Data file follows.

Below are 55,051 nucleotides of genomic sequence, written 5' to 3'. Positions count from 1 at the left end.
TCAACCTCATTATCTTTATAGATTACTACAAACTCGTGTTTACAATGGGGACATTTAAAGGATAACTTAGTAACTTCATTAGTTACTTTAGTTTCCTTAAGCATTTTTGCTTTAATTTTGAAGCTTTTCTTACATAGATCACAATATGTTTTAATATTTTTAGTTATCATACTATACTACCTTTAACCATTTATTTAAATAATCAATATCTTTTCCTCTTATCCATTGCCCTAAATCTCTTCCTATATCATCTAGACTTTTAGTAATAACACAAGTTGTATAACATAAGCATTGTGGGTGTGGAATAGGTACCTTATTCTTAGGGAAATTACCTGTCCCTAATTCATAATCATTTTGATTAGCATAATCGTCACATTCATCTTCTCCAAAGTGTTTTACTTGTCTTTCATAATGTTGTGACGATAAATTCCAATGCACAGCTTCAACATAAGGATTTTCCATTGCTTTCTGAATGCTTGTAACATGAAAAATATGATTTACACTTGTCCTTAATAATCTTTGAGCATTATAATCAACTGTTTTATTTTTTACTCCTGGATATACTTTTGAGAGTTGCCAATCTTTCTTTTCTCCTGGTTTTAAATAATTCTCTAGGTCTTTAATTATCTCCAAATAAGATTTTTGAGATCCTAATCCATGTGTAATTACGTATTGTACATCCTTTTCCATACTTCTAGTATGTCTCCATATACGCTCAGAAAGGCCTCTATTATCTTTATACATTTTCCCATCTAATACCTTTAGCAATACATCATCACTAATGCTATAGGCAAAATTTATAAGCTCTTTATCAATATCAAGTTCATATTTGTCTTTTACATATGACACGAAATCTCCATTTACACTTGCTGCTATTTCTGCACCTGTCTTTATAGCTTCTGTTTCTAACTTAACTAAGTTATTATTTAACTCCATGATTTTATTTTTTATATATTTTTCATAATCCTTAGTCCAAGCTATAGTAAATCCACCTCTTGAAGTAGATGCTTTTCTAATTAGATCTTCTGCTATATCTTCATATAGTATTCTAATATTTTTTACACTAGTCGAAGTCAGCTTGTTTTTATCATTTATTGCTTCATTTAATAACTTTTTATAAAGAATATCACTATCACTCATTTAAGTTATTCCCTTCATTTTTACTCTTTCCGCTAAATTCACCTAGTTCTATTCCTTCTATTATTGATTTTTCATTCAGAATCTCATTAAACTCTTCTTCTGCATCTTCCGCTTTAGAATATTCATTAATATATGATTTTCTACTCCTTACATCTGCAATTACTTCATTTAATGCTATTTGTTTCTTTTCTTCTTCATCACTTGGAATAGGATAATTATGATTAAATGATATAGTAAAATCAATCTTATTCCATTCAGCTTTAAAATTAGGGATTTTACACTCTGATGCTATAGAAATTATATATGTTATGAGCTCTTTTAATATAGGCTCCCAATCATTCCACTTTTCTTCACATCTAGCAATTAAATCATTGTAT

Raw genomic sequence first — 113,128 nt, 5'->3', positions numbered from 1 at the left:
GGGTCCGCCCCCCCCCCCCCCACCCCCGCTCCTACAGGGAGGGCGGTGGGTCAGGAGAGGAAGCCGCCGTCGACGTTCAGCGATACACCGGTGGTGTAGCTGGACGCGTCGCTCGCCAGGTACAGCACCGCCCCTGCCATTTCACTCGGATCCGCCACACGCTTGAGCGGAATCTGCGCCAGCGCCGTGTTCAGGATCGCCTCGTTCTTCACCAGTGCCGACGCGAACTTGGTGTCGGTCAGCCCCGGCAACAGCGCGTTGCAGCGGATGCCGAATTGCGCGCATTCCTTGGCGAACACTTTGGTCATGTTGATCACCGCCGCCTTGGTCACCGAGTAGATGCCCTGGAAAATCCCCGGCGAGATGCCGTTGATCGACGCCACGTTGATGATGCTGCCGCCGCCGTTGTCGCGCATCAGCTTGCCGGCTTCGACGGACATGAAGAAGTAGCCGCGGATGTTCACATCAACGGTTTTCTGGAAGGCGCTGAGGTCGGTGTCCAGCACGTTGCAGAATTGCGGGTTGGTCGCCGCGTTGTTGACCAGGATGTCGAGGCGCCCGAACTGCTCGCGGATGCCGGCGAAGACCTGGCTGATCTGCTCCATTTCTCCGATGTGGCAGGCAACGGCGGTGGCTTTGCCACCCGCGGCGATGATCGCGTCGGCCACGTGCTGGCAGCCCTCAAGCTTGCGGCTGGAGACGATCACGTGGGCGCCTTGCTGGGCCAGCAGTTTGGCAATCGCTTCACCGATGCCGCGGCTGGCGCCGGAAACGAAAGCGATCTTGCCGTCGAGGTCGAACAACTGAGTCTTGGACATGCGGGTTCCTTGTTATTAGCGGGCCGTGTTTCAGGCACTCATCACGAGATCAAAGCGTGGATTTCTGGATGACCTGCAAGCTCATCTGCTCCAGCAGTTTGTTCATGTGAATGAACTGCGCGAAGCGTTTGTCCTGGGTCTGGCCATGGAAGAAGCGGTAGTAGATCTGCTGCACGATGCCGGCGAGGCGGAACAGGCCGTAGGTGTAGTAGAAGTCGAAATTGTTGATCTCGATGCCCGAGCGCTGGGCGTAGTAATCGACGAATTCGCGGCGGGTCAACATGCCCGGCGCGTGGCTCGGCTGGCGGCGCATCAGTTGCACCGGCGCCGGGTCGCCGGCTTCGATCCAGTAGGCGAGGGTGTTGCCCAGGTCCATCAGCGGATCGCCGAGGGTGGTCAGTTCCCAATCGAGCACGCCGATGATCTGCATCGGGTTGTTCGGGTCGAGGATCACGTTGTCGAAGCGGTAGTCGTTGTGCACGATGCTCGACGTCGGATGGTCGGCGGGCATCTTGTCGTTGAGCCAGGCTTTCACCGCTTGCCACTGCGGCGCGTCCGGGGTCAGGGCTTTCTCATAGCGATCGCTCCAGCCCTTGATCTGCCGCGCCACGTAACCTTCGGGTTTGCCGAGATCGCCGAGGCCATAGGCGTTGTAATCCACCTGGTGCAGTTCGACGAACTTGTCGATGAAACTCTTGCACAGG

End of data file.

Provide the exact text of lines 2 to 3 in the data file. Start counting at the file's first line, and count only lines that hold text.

TCAACCTCATTATCTTTATAGATTACTACAAACTCGTGTTTACAATGGGGACATTTAAAGGATAACTTAGTAACTTCATTAGTTACTTTAGTTTCCTTAAGCATTTTTGCTTTAATTTTGAAGCTTTTCTTACATAGATCACAATATGTTTTAATATTTTTAGTTATCATACTATACTACCTTTAACCATTTATTTAAATAATCAATATCTTTTCCTCTTATCCATTGCCCTAAATCTCTTCCTATATCATCTAGACTTTTAGTAATAACACAAGTTGTATAACATAAGCATTGTGGGTGTGGAATAGGTACCTTATTCTTAGGGAAATTACCTGTCCCTAATTCATAATCATTTTGATTAGCATAATCGTCACATTCATCTTCTCCAAAGTGTTTTACTTGTCTTTCATAATGTTGTGACGATAAATTCCAATGCACAGCTTCAACATAAGGATTTTCCATTGCTTTCTGAATGCTTGTAACATGAAAAATATGATTTACACTTGTCCTTAATAATCTTTGAGCATTATAATCAACTGTTTTATTTTTTACTCCTGGATATACTTTTGAGAGTTGCCAATCTTTCTTTTCTCCTGGTTTTAAATAATTCTCTAGGTCTTTAATTATCTCCAAATAAGATTTTTGAGATCCTAATCCATGTGTAATTACGTATTGTACATCCTTTTCCATACTTCTAGTATGTCTCCATATACGCTCAGAAAGGCCTCTATTATCTTTATACATTTTCCCATCTAATACCTTTAGCAATACATCATCACTAATGCTATAGGCAAAATTTATAAGCTCTTTATCAATATCAAGTTCATATTTGTCTTTTACATATGACACGAAATCTCCATTTACACTTGCTGCTATTTCTGCACCTGTCTTTATAGCTTCTGTTTCTAACTTAACTAAGTTATTATTTAACTCCATGATTTTATTTTTTATATATTTTTCATAATCCTTAGTCCAAGCTATAGTAAATCCACCTCTTGAAGTAGATGCTTTTCTAATTAGATCTTCTGCTATATCTTCATATAGTATTCTAATATTTTTTACACTAGTCGAAGTCAGCTTGTTTTTATCATTTATTGCTTCATTTAATAACTTTTTATAAAGAATATCACTATCACTCATTTAAGTTATTCCCTTCATTTTTACTCTTTCCGCTAAATTCACCTAGTTCTATTCCTTCTATTATTGATTTTTCATTCAGAATCTCATTAAACTCTTCTTCTGCATCTTCCGCTTTAGAATATTCATTAATATATGATTTTCTACTCCTTACATCTGCAATTACTTCATTTAATGCTATTTGTTTCTTTTCTTCTTCATCACTTGGAATAGGATAATTATGATTAAATGATATAGTAAAATCAATCTTATTCCATTCAGCTTTAAAATTAGGGATTTTACACTCTGATGCTATAGAAATTATATATGTTATGAGCTCTTTTAATATAGGCTCCCAATCATTCCACTTTTCTTCACATCTAGCAATTAAATCATTGTAT

Raw genomic sequence first — 113,128 nt, 5'->3', positions numbered from 1 at the left: